Chad: written out

May 17, 2012

April was a proud month for A Year of Reading the World. The Scotsman published an article about it, UNESCO featured it on its list of World Book Day initiatives and I got to write a piece for the Guardian books website about some of the highlights and challenges of armchair adventuring so far.

One of the best things about all the excitement was the flood of new visitors it brought to my little corner of the web and the book leads they brought with them. A couple of them even solved countries I thought would be tricky in a single message.

Writer Mark Staniforth was one of these people. He had recently written his own post on a book from Chad as part of the excellent Africa Reading Challenge and was more than happy to share the details with me. As I had made up my mind from my preliminary research that getting a book in translation from this impoverished and troubled country (the Fund for Peace even goes so far as to call it a Failed State) was going to be a mission, Staniforth’s lead seemed too good to be true.

It seems I wasn’t the only one conscious of Chad’s bad rap. Writer and politician Joseph Brahim Seid, who was Minister for Justice until two years before his death in 1980, was clearly sensible of it too – so much so that he sets out to give a very different account of his homeland in his slender short story collection Told by Starlight in Chad.

As the title and romantic preface suggest, the book paints an idyllic picture of rural life in the war-torn country. Drawing on scenes from Seid’s childhood, snatches of folklore and history, and the author’s own imaginings, the tales weave a rich tapestry that is by turns deceptively simple and strange.

Often, there is a fable-like quality to the stories, which, though set ‘in the days when miracles and wonders were still common among us’, frequently contain lessons readers can apply to the modern world. We hear of creation myths that summon pride in the beauty and long history of the country and its peoples, disputes among animals that are strangely reminiscent of human politics, and an ancestor’s shadow that continues to haunt the Bulala warriors to this day.

Some of the morals and conclusions are intriguingly alien to the Western eye. ‘Nidjema, the Little Orphan Girl’, for example, sees an abused runaway return to endure her foster mother’s beatings because ‘in this life happiness consists in being virtuous’. However, there are points of contact. The last story of ‘The Misanthropic King’, for example, in which King Choua passes his powers to his people only for them to end up under a tyrant once more, is a fascinating dissection of the steps by which a democracy becomes an oligarchy and then a dictatorship in the absence of proper accountability and controls.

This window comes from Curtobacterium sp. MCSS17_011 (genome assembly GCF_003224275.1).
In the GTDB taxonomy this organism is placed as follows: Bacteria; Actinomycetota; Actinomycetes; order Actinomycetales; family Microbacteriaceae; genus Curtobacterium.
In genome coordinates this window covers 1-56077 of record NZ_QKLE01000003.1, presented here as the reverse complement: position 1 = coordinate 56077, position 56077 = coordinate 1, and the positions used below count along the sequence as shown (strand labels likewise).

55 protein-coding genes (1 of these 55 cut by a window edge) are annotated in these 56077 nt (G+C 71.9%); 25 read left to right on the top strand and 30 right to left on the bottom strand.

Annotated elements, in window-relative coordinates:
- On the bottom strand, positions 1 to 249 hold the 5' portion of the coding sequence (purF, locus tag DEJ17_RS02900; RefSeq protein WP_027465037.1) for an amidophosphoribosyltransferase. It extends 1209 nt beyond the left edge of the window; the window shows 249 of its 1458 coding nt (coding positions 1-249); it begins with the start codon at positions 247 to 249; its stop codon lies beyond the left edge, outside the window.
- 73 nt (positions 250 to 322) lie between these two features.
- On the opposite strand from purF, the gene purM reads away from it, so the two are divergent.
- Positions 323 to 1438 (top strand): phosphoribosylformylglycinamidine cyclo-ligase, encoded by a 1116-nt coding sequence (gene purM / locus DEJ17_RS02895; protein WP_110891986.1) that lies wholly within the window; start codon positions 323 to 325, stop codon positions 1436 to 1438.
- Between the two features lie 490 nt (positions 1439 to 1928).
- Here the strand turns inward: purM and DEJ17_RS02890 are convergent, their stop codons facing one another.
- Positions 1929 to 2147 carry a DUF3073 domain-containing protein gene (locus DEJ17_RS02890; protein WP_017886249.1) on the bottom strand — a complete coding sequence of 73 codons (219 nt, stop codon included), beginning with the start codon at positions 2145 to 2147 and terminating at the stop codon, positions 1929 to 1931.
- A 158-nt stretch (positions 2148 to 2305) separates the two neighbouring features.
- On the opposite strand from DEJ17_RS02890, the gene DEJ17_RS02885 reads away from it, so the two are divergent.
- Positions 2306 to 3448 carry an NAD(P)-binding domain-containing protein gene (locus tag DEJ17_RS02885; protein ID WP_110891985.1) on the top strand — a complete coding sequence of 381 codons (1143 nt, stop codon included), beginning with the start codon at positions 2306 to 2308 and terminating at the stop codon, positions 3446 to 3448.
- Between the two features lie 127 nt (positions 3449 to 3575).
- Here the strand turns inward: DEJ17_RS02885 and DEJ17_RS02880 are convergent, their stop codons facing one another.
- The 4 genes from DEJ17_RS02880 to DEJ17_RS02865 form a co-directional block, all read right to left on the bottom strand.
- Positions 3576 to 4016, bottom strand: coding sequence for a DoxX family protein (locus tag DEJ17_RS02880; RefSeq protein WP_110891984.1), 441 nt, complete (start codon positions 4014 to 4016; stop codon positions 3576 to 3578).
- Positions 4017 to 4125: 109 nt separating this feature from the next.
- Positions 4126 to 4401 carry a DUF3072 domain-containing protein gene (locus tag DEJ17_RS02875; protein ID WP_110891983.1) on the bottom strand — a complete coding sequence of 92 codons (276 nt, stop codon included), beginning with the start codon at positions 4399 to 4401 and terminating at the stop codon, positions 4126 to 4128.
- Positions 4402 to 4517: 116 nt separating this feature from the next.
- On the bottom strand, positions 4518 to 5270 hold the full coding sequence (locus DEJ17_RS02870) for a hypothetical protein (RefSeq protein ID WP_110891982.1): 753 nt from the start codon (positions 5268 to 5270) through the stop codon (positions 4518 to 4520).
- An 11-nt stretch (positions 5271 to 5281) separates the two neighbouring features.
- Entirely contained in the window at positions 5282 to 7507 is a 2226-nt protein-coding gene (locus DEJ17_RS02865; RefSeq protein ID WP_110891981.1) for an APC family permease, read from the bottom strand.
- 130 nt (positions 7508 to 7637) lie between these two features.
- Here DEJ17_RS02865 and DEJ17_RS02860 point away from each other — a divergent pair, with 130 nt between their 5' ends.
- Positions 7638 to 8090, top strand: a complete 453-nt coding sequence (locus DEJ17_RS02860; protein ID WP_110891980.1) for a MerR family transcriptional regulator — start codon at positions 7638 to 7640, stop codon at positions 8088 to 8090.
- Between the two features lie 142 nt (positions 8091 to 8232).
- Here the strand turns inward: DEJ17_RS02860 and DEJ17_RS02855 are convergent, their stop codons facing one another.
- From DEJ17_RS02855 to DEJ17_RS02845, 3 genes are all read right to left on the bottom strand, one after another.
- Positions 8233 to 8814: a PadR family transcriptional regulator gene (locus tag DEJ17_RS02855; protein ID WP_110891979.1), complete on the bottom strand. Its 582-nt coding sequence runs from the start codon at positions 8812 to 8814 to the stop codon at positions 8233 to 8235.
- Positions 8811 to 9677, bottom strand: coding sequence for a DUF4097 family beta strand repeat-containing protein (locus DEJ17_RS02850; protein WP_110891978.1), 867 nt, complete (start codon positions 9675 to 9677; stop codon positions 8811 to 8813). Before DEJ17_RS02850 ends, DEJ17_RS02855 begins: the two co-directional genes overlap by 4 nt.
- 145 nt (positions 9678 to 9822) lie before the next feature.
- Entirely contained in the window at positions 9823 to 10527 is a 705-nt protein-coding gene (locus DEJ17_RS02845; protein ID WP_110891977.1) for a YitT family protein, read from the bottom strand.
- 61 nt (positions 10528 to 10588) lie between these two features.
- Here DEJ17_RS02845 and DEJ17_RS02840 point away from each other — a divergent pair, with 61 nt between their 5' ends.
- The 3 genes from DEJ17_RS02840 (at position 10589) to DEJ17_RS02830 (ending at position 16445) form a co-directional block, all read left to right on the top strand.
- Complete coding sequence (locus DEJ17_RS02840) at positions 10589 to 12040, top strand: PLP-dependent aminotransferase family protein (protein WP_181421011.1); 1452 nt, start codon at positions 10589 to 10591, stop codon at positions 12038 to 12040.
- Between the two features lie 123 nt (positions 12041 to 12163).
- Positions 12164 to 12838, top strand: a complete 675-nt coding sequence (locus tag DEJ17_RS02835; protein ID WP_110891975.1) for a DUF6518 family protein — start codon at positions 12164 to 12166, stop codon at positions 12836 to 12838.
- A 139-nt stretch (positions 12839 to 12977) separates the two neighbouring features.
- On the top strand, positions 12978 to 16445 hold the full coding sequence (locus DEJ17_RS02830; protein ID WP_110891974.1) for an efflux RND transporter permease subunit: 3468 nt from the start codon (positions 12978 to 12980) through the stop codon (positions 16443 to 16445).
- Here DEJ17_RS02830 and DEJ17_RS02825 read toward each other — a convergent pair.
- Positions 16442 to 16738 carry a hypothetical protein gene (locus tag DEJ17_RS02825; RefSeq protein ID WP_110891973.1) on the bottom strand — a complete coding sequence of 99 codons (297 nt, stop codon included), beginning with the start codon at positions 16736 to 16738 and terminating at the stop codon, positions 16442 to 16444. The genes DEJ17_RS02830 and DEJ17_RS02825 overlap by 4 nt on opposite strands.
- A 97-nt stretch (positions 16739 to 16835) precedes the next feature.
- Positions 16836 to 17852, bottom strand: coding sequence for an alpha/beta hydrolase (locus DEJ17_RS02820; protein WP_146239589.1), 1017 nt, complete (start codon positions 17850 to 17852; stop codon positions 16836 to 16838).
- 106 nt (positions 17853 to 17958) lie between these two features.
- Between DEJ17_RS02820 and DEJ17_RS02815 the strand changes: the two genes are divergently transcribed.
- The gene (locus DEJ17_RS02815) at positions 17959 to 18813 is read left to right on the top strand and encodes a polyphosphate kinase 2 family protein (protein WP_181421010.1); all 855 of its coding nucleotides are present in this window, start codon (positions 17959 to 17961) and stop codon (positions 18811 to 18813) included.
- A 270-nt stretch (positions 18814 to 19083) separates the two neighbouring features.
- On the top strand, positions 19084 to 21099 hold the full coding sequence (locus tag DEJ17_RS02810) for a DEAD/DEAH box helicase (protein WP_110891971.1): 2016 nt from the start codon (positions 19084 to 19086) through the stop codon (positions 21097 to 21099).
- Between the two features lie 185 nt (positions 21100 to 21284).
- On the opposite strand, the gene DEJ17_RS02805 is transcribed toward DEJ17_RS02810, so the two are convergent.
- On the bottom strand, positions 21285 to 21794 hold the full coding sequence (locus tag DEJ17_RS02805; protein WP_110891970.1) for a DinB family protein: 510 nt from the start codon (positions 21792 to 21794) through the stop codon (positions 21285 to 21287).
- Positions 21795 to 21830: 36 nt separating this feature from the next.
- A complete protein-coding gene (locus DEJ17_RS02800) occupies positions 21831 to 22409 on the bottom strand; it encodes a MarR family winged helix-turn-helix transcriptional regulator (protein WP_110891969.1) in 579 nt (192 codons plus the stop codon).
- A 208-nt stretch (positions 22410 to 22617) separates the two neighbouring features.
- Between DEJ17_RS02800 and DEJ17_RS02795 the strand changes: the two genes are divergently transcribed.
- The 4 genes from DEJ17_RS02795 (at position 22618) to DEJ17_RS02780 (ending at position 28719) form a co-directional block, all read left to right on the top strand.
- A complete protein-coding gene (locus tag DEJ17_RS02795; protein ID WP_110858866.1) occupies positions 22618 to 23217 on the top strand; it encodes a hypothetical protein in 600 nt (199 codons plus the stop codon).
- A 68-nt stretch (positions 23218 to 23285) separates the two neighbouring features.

As the book goes on, more and more characters emerge from the stories. However, there is a strangely faceless, flat quality to many of the groups and people in the tales, as though they are types instead of fully realised individuals. This may be partly explained by the eulogy to the oral tradition that begins the final story:

‘As far back in time as men can remember, albeit they forget very fast, the oral tradition is there to remind them constantly of events that happened before they were born. Its elasticity and capacity for changing and evolving allows the tradition to yield to the exigencies of the moment; it adapts according to the place and the time in which the individuals live. And thus it guarantees the orderly continuation of custom, linking the past to the present and the present to the future.’

This evocation of the flexibility of the oral tradition inevitably shows up the somewhat stilted quality of some of Seid’s tales. Caught between the spoken stories the author remembers affectionately and the written canon of his formal education, they feel like butterflies pinned to the page: trapped forever in a particular form and robbed of the fluid motion that is also part of their essence. They are fascinating specimens, but you can’t help feeling they are, for the most part, display models rather than living, breathing creations. The real heartbeat of Chadian storytelling, it seems, throbs elsewhere.

Told by Starlight in Chad by Joseph Brahim Seid, translated from the French by Karen Haire Hoenig (Africa World Press, Inc, 2007)

5 Responses to “Chad: written out”

  1. What a beautiful description, adding this book to my list! The beauty and benefits of an oral tradition are sometimes so hard to find or even to put down in words, yet it’s a situation many linguists face when they travel the world to try and document and preserve the oral traditions of minority and dying language communities. Fascinating!

    • Thanks very much. Yes, it is a real challenge isn’t it – I still haven’t worked out quite how to deal with it when I get to countries with almost exclusively oral traditions…

  2. markbooks said

    So glad you managed to track this down. I tend to agree with you – beguiling, but undeniably idyllic! If anyone books a flight to N’Djamena on the basis of this book, they could be in for a shock!

  3. Meaghan said

    I read “A Teenager in the Chad Civil War: A Memoir of Survival, 1982-1986.” The author, Esaie Toingar, now lives in the USA.

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